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CD1b Tetramers Identify T Cells that Recognize Natural and Synthetic Diacylated Sulfoglycolipids from Mycobacterium tuberculosis.

TitleCD1b Tetramers Identify T Cells that Recognize Natural and Synthetic Diacylated Sulfoglycolipids from Mycobacterium tuberculosis.
Publication TypeJournal Article
Year of Publication2018
AuthorsJames, C. A., Yu K. K. Q., Gilleron M., Prandi J., Yedulla V. R., Moleda Z. Z., Diamanti E., Khan M., Aggarwal V. K., Reijneveld J. F., Reinink P., Lenz S., Emerson R. O., Scriba T. J., Souter M. N. T., Godfrey D. I., Pellicci D. G., D Moody B., Minnaard A. J., Seshadri C., & Van Rhijn I.
JournalCell Chem Biol
Volume25
Issue4
Pagination392-402.e14
Date Published2018 Apr 19
ISSN2451-9448
Abstract

Mycobacterial cell wall lipids bind the conserved CD1 family of antigen-presenting molecules and activate T cells via their T cell receptors (TCRs). Sulfoglycolipids (SGLs) are uniquely synthesized by Mycobacterium tuberculosis, but tools to study SGL-specific T cells in humans are lacking. We designed a novel hybrid synthesis of a naturally occurring SGL, generated CD1b tetramers loaded with natural or synthetic SGL analogs, and studied the molecular requirements for TCR binding and T cell activation. Two T cell lines derived using natural SGLs are activated by synthetic analogs independently of lipid chain length and hydroxylation, but differentially by saturation status. By contrast, two T cell lines derived using an unsaturated SGL synthetic analog were not activated by the natural antigen. Our data provide a bioequivalence hierarchy of synthetic SGL analogs and SGL-loaded CD1b tetramers. These reagents can now be applied to large-scale translational studies investigating the diagnostic potential of SGL-specific T cell responses or SGL-based vaccines.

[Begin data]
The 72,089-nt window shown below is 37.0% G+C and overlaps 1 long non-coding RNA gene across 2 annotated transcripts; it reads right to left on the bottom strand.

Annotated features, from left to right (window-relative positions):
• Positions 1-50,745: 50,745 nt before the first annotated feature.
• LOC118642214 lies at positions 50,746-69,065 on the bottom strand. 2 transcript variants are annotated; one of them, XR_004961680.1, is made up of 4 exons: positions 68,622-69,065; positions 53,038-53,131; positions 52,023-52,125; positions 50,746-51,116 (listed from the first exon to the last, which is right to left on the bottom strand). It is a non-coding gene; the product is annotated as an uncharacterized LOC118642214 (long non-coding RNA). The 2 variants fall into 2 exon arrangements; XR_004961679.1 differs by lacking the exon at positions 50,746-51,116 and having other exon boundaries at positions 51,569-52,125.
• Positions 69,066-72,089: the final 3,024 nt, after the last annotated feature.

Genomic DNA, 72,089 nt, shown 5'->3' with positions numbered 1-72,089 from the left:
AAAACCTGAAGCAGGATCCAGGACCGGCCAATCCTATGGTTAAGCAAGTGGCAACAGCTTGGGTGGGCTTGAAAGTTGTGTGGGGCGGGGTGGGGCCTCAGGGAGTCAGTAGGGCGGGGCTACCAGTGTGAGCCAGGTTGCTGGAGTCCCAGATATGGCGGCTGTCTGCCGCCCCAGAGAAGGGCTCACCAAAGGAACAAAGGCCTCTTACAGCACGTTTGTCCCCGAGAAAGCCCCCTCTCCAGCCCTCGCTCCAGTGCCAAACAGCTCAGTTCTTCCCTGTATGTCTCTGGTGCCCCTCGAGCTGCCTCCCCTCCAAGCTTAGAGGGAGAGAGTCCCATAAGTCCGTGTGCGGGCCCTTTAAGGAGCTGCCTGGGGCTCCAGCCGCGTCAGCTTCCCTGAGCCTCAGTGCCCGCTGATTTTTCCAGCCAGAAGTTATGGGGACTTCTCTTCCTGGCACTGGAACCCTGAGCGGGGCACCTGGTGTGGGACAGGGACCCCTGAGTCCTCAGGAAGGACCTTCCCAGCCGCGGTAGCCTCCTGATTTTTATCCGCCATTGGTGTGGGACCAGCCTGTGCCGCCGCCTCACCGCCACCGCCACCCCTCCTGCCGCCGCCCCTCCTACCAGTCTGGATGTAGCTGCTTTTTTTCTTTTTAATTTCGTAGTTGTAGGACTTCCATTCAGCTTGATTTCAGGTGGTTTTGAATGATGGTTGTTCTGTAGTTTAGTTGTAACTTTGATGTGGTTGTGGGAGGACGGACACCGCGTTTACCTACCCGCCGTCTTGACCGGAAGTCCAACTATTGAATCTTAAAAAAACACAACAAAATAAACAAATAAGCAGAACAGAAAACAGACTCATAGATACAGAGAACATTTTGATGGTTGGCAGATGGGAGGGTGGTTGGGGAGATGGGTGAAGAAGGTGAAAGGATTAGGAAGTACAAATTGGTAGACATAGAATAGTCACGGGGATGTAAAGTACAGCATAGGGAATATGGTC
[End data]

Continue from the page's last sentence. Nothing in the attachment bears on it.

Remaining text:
DOI10.1016/j.chembiol.2018.01.006
Alternate JournalCell Chem Biol
PubMed ID29398561
PubMed Central IDPMC5910231
Grant ListR01 AI125189 / AI / NIAID NIH HHS / United States
T32 GM095421 / GM / NIGMS NIH HHS / United States

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